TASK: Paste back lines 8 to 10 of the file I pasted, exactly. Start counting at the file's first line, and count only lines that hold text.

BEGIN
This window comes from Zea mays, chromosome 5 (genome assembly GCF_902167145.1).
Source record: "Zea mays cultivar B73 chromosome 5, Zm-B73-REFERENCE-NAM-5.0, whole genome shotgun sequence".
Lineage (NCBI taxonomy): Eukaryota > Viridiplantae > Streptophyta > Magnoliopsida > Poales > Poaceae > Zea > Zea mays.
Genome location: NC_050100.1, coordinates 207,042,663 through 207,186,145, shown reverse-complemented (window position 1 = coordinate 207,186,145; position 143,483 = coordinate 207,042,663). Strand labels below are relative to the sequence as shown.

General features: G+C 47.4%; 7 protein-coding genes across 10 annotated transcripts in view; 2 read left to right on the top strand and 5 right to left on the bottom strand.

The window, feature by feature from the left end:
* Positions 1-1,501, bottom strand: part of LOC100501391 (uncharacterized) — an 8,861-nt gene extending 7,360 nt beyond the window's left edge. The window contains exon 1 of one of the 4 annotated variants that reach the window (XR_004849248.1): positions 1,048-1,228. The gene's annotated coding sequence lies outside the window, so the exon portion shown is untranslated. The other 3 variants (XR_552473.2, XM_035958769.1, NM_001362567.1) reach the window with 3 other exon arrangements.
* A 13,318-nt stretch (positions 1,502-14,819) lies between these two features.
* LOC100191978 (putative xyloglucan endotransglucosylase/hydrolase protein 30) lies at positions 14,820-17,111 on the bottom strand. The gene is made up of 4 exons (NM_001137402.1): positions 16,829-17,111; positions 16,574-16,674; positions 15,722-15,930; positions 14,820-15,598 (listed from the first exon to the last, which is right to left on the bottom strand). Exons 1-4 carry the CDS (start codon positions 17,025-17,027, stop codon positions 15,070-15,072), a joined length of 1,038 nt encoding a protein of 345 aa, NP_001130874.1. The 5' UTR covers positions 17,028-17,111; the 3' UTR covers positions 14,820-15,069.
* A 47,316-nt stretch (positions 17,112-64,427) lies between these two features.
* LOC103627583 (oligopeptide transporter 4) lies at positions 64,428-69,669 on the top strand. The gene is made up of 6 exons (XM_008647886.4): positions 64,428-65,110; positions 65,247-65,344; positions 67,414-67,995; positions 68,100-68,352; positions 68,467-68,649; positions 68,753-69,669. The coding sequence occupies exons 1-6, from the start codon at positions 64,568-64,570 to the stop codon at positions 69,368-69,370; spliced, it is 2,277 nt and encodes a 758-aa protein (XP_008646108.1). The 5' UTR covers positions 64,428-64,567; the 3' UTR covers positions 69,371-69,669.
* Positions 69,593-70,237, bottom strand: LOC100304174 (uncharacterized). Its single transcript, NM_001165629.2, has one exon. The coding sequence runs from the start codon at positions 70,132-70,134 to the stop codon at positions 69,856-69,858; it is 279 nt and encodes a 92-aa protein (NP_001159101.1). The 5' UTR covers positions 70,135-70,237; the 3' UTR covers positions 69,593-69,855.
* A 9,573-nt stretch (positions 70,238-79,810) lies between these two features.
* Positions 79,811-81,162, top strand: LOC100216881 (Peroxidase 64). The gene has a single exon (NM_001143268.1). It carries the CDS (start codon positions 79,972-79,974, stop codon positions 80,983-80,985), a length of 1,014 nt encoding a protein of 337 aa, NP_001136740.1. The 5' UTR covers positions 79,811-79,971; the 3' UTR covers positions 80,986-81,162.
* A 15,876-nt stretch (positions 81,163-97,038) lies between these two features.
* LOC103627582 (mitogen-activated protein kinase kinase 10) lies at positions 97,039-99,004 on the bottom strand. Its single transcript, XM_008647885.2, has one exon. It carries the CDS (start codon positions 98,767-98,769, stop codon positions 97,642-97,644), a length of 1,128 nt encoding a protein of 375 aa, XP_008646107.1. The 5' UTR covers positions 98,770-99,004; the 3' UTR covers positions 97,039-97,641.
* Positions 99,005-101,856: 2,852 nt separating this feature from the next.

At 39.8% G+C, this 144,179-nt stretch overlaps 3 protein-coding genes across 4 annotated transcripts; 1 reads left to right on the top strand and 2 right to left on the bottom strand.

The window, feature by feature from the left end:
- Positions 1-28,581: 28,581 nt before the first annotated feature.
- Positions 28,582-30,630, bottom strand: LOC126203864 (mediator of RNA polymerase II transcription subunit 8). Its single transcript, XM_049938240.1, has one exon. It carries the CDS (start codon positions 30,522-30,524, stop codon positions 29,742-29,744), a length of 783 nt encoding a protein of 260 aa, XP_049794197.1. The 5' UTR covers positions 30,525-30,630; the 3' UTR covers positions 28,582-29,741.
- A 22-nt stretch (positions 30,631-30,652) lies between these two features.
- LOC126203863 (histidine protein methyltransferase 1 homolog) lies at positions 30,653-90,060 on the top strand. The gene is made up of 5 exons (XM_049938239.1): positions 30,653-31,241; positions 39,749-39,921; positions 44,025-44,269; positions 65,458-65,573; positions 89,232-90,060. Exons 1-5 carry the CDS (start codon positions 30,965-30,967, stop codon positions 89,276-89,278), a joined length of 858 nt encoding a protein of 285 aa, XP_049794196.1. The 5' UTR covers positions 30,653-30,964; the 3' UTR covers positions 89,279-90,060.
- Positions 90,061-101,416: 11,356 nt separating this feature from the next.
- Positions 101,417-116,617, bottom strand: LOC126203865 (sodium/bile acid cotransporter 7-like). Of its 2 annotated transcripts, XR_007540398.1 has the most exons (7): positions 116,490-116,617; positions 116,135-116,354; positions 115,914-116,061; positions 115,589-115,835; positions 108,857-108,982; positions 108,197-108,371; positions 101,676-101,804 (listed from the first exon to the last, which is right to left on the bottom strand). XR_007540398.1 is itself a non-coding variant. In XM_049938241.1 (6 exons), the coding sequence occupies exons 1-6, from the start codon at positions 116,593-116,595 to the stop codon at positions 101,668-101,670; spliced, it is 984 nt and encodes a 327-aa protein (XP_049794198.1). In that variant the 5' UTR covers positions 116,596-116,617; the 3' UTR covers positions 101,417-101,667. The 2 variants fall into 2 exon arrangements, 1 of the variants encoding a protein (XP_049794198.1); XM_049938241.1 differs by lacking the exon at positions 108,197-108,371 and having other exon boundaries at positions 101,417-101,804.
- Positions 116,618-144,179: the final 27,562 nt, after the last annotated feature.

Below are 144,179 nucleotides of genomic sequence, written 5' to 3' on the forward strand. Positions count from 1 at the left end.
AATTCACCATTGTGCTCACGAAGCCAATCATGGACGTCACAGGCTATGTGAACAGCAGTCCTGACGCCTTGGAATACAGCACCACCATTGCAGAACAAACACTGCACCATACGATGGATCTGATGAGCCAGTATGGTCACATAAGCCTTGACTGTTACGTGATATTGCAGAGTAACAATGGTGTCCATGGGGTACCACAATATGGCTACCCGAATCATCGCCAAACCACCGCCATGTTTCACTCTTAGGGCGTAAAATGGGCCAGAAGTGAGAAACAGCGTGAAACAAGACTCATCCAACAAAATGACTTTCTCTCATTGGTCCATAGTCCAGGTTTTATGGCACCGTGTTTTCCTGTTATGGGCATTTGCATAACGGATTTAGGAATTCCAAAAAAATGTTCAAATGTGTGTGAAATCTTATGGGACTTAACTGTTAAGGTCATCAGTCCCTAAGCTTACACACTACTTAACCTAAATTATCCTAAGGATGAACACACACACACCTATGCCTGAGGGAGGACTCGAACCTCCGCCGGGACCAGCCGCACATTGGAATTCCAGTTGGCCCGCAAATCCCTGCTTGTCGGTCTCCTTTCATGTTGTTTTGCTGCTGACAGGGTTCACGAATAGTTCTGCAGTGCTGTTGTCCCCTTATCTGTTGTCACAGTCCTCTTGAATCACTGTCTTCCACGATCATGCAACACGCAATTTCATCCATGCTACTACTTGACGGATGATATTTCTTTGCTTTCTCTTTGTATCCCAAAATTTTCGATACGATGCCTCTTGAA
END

* A 13,318-nt stretch (positions 1,502-14,819) lies between these two features.
* LOC100191978 (putative xyloglucan endotransglucosylase/hydrolase protein 30) lies at positions 14,820-17,111 on the bottom strand. The gene is made up of 4 exons (NM_001137402.1): positions 16,829-17,111; positions 16,574-16,674; positions 15,722-15,930; positions 14,820-15,598 (listed from the first exon to the last, which is right to left on the bottom strand). Exons 1-4 carry the CDS (start codon positions 17,025-17,027, stop codon positions 15,070-15,072), a joined length of 1,038 nt encoding a protein of 345 aa, NP_001130874.1. The 5' UTR covers positions 17,028-17,111; the 3' UTR covers positions 14,820-15,069.
* A 47,316-nt stretch (positions 17,112-64,427) lies between these two features.